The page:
The reason that Markram, and many others in the AI field, believe they can create an artificial consciousness, is because, if it is an emergent property of neurons, then all they have to do is create artificial neurons and consciousness will follow. This is what Markram is doing, only his neurons are really virtual neurons. Markram has ‘mapped’ the neurons from a thin slice of a rat’s brain into a supercomputer, and when he ‘stimulates’ his virtual neurons with an electrical impulse it creates a pattern of ‘firing’ activity just like we would expect to find in a real brain. On the face of it, Markram seems well on his way to achieving his goal.

But there are two significant differences between Markram’s model (if I understand it correctly) and the real thing. All attempts at AI, including Markram’s, require software, yet the human brain, or any other brain for that matter, appears to have no software at all. Some people might argue that language is our software, and, from a strictly metaphorical perspective, that is correct. But we don’t seem to have any ‘operational’ software, and, if we do, the brain must somehow create it itself. So, if we have a ‘software’, it’s self-generational from the neurons themselves. Perhaps this is what Markram expects to find in his virtual neuron brain, but his virtual neuron brain already is software (if I interpret the description given in SEED correctly).

I tend to agree with some of his critics, like Thomas Nagel (quoted in SEED), that Markram will end up with a very accurate model of a brain’s neurons, but he still won’t have a mind. ‘Blue Brain’, from what I can gather, is effectively a software model of the neurons of a small portion of a rat’s brain running on 4 super computers comprising a total of 8,000 IBM microchips. And even if he can simulate the firing pattern of his neurons to duplicate the rat’s, I would suspect it would take further software to turn that simulation into something concrete like an action or an image. As Markram says himself, it would just be a matter of massive correlation, and using the super computer to reverse the process. So he will, theoretically, and in all probability, be able to create a simulated action or image from the firing of his virtual neurons, but will this constitute consciousness? I expect not, but others, including Markram, expect it will. He admits himself, if he doesn’t get consciousness after building a full scale virtual model of a human brain, it would beg the question: what is missing? Well, I would suggest that would be missing is life, which is the second fundamental difference that I alluded to in the preceding paragraph, but didn’t elaborate on.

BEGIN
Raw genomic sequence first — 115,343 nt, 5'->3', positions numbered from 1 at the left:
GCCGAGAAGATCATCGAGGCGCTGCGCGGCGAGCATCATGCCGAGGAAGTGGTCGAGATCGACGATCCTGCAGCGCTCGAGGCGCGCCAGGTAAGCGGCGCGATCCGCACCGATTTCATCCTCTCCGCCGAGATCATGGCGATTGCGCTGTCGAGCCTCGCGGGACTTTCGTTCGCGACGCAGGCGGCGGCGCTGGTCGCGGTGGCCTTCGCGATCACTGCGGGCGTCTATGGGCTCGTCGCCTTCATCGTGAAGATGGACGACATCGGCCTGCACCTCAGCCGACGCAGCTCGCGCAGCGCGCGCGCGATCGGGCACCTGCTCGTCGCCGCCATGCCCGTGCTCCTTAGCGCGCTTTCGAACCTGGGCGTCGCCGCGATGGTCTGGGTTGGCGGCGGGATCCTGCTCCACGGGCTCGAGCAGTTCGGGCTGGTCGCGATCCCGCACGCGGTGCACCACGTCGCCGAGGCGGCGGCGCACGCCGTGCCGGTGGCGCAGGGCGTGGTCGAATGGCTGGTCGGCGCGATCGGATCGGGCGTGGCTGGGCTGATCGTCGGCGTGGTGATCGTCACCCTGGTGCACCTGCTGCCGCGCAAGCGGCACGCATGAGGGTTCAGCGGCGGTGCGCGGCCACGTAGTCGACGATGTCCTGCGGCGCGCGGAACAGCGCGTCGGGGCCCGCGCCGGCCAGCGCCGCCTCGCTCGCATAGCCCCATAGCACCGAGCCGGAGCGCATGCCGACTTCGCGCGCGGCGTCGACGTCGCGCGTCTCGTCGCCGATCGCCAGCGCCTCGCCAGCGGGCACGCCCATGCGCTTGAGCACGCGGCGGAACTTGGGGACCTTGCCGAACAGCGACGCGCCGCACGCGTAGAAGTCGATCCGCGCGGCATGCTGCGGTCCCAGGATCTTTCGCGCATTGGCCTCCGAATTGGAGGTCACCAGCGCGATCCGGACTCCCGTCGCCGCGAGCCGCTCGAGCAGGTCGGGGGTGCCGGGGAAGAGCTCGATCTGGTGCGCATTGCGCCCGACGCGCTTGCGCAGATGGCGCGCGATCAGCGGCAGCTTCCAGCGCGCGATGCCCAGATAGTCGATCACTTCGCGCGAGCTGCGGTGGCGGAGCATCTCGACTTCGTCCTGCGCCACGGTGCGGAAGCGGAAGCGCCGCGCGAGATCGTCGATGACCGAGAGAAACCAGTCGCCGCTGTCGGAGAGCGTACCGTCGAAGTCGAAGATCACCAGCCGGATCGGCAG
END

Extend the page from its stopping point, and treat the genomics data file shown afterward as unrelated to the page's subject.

I contend that even simple creatures, like insects, have consciousness, so you shouldn’t need a virtual human brain to replicate it. If consciousness equals sentience, and I believe it does, then that covers most of the animal kingdom.

So Markram seems to think that his virtual brain will not only be conscious, but also alive – it’s very difficult to imagine one without the other. And this, paradoxically, brings one back to the ghost in the machine. Despite all the reductionism and scientific ruminations of the last century, the mystery still remains. I’m sure many will argue that there is no mystery: when your neurons stop firing, you die – it’s that simple. Yes, it is, but why is life, consciousness and the firing of neurons so concordant and so co-dependent? And do you really think a virtual neuron model will also exhibit both these attributes? Personally, I think not. And to return to cinematic references: does that mean, as with Hal, in Arthur C. Clarke’s 2001, A Space Odyssey, that when someone pulls the plug on Markram’s 'Blue Brain', it dies?

In a nutshell: nature demonstrates explicitly that consciousness is dependent on life, and there is no evidence that life can be created from software, unless, of course, that software is DNA.